Bill Cellini Jr. is a true blue expert in Italian ancestry. For about thirty years, he has been holding seminars and workshops across the United States, to teach Italian-Americans how to trace back to their roots.
Between 1876 and 1930, out of the 5 million migrants who embarked from Italy to the U.S., 80 % came from Southern Italy, mainly from Calabria, Campania, Abruzzo, Molise, and Sicily. Their perilous journey towards a land that promised a better future was motivated by sheer necessity.
Once they landed on the new continent, Italians became the largest segment of immigrant population to work in the mines. Cellini’s grandparents were no exception. In the early 1900s, they emigrated from Abruzzo to the U.S and, eventually, ended up working as coalminers in Illinois.
Bill Cellini Jr. has taken it upon himself to give everyone who feels the intellectual and emotional necessity to reconnect with their Italian origins, the necessary tools to navigate among a deluge of immigration records, ship manifests, Italian civil and church documents.
Next October, Bill is giving his next workshop at the Italian Cultural Institute in L.A. Put a mark on your calendar and sign up for a class that might change your own life perspective and even make you find out about relatives whom you didn’t know existed.
Italian ancestry expert Bill Cellini Jr.
Could you tell us more about your family history?
I descend from a family who, about a century ago, emigrated to the US from Abruzzo. They passed through Ellis Island - like the vast majority of immigrants did up until 1954 - before settling in Massachusetts. From there, they moved again towards the Midwest, specifically in Illinois.
My grandparents worked as coalminers, because that State up until the mid-1920s relied heavily on coalmining. The vast majority of labor was made up of European immigrants, particularly Czech, Lithuanian, Hungarian and, of course, Italian.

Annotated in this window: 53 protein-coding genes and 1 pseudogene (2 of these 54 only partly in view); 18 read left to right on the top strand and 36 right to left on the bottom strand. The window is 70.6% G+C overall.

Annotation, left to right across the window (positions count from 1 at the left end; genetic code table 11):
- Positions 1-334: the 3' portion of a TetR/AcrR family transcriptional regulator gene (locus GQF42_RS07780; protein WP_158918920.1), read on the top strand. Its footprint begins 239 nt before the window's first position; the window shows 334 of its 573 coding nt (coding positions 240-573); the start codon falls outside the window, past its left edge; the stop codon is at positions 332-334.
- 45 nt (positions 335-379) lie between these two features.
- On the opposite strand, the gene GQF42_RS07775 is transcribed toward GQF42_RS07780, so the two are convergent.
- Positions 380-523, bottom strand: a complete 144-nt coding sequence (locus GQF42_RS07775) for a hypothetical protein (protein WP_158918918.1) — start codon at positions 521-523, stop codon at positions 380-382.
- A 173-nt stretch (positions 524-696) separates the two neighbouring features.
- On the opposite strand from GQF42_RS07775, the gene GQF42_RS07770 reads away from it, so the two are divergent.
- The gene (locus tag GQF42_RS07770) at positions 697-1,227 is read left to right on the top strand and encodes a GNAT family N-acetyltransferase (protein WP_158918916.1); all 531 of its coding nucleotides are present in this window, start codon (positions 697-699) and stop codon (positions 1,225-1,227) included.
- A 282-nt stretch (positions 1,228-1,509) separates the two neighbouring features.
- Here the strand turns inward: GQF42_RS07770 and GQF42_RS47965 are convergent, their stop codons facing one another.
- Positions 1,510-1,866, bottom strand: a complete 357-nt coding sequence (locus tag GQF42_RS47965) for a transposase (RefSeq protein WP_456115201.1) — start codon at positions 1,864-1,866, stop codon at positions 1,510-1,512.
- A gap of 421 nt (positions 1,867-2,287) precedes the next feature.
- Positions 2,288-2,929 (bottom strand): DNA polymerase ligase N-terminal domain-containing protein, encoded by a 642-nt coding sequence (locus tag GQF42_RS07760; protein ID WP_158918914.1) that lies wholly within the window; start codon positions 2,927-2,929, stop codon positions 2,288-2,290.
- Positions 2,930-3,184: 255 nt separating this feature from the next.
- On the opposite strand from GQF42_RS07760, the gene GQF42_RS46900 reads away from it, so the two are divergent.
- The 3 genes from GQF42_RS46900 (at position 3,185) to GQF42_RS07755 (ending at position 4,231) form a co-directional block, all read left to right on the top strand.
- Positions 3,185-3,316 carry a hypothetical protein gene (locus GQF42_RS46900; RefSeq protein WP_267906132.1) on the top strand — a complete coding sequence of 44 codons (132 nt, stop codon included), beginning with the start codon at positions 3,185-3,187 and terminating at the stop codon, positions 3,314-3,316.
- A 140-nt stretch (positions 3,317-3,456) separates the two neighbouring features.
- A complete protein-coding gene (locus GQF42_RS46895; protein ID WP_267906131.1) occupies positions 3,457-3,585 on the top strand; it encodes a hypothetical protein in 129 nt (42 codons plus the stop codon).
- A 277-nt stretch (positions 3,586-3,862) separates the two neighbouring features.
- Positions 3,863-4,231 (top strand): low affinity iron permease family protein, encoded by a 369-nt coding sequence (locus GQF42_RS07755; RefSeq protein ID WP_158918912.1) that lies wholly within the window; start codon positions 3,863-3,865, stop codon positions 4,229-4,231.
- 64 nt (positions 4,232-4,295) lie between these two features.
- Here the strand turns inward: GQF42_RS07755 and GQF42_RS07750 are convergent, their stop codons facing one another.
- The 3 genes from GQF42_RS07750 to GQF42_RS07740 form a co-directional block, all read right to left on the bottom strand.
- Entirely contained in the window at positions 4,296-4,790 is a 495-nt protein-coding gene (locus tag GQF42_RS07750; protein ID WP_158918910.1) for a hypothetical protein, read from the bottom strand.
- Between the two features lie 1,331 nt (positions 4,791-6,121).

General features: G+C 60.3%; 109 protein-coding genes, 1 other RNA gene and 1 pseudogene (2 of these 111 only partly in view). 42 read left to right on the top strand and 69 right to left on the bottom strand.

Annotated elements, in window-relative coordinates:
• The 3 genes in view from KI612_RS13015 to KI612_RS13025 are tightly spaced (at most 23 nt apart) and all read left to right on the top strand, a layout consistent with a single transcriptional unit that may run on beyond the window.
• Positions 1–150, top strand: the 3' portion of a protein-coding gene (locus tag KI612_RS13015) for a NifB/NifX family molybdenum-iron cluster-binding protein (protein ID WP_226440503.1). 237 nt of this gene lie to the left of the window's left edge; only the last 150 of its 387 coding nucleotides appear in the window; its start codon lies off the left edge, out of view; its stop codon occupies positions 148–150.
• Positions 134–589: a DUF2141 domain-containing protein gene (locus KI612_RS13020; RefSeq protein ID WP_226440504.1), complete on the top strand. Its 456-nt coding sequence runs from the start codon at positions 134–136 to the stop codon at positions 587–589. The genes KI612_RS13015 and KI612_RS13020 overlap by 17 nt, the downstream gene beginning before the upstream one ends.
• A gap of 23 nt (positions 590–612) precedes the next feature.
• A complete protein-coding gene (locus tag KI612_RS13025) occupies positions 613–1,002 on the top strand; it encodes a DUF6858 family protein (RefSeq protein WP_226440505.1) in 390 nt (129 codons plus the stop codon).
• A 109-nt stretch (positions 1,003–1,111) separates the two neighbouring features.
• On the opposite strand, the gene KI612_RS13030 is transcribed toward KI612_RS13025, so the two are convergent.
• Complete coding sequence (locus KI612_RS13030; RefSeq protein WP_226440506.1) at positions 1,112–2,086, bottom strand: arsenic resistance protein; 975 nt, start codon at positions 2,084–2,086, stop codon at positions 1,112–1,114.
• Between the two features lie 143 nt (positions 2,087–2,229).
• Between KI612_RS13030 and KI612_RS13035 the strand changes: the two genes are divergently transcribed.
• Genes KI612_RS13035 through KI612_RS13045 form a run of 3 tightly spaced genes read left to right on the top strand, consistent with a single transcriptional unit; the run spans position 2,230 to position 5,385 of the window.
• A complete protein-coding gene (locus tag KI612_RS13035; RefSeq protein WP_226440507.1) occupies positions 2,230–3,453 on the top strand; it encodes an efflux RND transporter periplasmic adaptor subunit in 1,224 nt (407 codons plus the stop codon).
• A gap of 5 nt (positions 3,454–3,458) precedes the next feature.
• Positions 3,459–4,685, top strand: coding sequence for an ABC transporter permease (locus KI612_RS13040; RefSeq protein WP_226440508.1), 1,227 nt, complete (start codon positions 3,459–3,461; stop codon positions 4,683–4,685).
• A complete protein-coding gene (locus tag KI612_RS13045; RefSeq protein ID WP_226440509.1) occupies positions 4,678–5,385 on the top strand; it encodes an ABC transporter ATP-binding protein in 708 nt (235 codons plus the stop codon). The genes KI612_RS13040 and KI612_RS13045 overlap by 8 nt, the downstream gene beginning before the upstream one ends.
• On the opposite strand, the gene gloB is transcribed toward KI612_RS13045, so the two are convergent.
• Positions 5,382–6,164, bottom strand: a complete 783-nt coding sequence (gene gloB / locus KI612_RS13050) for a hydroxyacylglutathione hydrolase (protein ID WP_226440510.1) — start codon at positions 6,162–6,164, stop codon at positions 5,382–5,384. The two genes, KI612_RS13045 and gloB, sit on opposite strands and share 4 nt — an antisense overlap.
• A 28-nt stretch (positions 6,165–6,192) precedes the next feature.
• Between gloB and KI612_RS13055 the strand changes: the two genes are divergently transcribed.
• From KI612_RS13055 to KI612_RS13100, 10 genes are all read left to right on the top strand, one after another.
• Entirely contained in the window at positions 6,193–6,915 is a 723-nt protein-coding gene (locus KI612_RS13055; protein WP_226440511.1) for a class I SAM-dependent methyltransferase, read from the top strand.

How did you develop your interest in genealogy as a profession?
As far as my background, I studied American History in college where I also earned teaching credentials for the public school system. Then, I did graduate work towards a Masters in teaching history.
I consider Italian genealogy a passion I developed, but not as my main profession. It’s a precious skill set, which I enjoy giving back, almost as an offering, to the Italian-American community.
The class I’ve been giving in different venues across the US, started as my personal interest in investigating my roots. What started as simple questions asked to my relatives, about thirty years ago, evolved into several trips to Italy, where I visited archives and interviewed people from my family’s villages.
I realized how there were and still are many Italian-Americans who simply don’t know where their families hailed from in Italy but they have a desire to learn. Over the years, I’ve been refining and perfecting a way to deliver my know-how to the people eager to trace back to their origins by giving them tools to begin a personal discovery.
What are the greatest challenges you’ve encountered in the course of your researches?
Believe it or not, I’ve encountered the greatest challenges in my fieldwork in Italy. What is challenging there is to obtain information from people.
If you ask someone about their connections to a family bearing a certain family name in a nearby town, they would answer you that they have no idea. That is the case, even if that individual lives a few kilometers away.
As an Italian-American, that is particularly challenging when you’re trying to trace out people with the same family name living in a specific area in Italy to connect them, or not, to your Italian-American family.
There are historical motivations to this widespread local pride, as life in Italy, at least up until WWII, was very insular. Back then, an Italian would grow up, live, work, get married, procreate and die, without ever stepping outside of their hometown.
In the US, a challenge that is getting more evident now, has to do with the younger Italian-American generations. Often times, not only they do not know from where in Italy their family hailed, they don’t even know their family name is Italian. By growing up in the States within Americanized families, subsequent generations marry non-Italians and the family connection to Italy is lost.